How do you re-format a "disk0" internal HD????


Pegaroo

New Member
Joined
Mar 26, 2019
Messages
2
Reaction score
0
Last week our power went out when I was copying a file to a backup HD. The HD is an 80 Gb internal HD inside a G4 c. 2002. When I restarted after the power failure, everything returned to normal except this one HD, I assume because the software got messed up when the power failure happened in the middle of a file transfer. It does not mount.

In any case, both Disk Utility and Disk Warrior see the drive, but with Disk Warrior the only thing it allows me to do is check the status of the hardware, which is OK. On Disk Utility, the only possible command is "erase," but when I try to erase it, it gives me an error message, something like "file format not compatible with drive" --which of course is nonsense, since it was working fine for 17 years!

Disk Utility calls the problem drive "disk0". I see online that a lot of people have had similar problems--although for most of them, "disk0" is their boot drive. That's NOT the case here. And although I see a lot of similar questions online, I don't see ANY answers. Maybe I'll get lucky!

[Before you answer, please realize this is NOT a hardware issue. It's a software issue.]
 

Cory Cooper

Moderator
Joined
May 19, 2004
Messages
6,457
Reaction score
224
Hello and welcome.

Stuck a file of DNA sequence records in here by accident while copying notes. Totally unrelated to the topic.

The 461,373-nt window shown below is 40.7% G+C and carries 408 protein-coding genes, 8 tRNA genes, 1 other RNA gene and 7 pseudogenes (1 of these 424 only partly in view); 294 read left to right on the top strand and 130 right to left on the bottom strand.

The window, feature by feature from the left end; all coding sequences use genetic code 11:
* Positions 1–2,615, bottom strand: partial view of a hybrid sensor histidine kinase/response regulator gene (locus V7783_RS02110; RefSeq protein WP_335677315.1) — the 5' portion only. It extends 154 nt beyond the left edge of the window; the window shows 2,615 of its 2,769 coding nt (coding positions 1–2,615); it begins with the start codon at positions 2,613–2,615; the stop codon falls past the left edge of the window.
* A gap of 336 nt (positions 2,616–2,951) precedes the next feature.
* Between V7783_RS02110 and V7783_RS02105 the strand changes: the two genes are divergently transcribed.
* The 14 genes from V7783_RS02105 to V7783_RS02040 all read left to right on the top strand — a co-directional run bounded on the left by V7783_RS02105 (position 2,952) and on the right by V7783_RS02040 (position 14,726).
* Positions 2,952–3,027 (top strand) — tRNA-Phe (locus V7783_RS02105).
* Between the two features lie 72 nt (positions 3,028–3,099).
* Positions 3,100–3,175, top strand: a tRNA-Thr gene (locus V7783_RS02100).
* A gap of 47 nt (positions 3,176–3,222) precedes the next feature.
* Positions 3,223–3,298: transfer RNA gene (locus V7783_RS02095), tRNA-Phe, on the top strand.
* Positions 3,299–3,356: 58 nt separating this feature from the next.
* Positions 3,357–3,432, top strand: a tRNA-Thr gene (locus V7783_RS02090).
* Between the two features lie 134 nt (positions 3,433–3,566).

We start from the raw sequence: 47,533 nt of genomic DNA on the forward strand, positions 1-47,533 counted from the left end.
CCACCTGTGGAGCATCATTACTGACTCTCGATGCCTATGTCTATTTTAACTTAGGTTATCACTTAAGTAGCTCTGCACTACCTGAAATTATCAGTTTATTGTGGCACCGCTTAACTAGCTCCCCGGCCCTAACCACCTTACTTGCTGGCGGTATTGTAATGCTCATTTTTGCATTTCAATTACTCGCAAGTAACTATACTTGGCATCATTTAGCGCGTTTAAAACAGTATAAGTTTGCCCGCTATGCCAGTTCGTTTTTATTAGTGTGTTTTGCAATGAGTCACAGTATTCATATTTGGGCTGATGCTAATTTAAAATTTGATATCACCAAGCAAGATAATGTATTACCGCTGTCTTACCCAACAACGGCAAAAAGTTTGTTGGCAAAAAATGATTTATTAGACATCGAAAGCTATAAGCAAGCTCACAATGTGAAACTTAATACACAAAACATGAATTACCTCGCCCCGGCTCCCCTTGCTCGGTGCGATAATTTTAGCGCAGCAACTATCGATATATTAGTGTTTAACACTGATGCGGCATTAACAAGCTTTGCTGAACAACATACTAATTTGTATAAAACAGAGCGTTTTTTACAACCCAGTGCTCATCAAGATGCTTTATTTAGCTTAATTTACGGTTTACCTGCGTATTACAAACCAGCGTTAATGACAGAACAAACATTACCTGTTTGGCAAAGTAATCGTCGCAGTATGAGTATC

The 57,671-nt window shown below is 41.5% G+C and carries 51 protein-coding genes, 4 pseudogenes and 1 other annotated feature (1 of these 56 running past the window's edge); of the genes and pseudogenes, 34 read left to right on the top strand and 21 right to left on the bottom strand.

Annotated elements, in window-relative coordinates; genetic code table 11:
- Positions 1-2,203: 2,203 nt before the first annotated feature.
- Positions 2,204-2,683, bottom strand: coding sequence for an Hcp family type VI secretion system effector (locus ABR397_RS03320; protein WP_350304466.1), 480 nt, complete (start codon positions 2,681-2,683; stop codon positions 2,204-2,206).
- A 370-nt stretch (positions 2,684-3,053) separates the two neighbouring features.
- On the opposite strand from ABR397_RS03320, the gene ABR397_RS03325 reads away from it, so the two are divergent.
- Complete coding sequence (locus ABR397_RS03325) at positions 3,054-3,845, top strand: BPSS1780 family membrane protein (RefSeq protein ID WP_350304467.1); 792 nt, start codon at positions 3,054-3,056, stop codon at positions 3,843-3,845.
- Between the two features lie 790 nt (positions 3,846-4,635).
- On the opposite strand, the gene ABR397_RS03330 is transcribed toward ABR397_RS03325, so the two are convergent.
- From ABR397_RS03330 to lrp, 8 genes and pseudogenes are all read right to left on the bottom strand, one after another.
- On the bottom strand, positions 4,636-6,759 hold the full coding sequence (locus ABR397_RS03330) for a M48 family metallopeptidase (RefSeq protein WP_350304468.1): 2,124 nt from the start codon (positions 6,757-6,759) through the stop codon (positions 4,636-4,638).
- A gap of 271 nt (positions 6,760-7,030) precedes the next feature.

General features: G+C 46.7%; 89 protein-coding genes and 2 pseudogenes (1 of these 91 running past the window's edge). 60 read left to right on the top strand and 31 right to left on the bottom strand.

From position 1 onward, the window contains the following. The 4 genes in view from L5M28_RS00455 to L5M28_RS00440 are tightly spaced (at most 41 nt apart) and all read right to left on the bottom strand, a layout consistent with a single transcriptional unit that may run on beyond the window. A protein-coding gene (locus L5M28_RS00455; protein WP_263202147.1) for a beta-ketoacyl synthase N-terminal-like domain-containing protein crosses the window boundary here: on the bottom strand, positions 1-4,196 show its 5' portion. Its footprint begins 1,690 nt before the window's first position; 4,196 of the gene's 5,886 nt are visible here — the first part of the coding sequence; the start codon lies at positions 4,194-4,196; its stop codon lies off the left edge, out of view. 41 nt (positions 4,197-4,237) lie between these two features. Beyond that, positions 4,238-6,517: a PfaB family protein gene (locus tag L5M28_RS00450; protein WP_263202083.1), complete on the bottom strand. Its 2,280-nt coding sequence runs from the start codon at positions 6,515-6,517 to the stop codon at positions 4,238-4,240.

disk0 is just the Unix BSD name for the drive depending on which slot/connection it is connected to on the bus. Mac Pro's with four slots would have disk0, disk1, disk2, and disk3. iMacs and MacBooks would have only one - disk0. Power Mac G4's mostly have two hard drive slots, so disk0 is the drive that shipped with it, and disk1 would be a drive added to the second internal slot. Partitions will normally show as disk0s1, disk0s2,, disk0s3, etc.

Because this happened during a file transfer, it actually could be a hardware issue. If the heads aren't parked/don't park when power is cut, they can suddenly make contact with the spinning platter and cause damage - a hard drive crash.

-Which model Power Mac G4 - is it the QuickSilver 2002 or Mirrored Drive Doors?
-What version of OS X?
-How many drives in your Power Mac G4?
-When DiskWarrior checks the drive, does it prompt with any messages like the drive is failing? Or, does it allow the drive to mount in Finder?
-Is the drive making any grinding or clunking sounds?

C
 
Ad

Advertisements

Pegaroo

New Member
Joined
Mar 26, 2019
Messages
2
Reaction score
0
Hello and welcome.

disk0 is just the Unix BSD name for the drive depending on which slot/connection it is connected to on the bus. Mac Pro's with four slots would have disk0, disk1, disk2, and disk3. iMacs and MacBooks would have only one - disk0. Power Mac G4's mostly have two hard drive slots, so disk0 is the drive that shipped with it, and disk1 would be a drive added to the second internal slot. Partitions will normally show as disk0s1, disk0s2,, disk0s3, etc.

Because this happened during a file transfer, it actually could be a hardware issue. If the heads aren't parked/don't park when power is cut, they can suddenly make contact with the spinning platter and cause damage - a hard drive crash.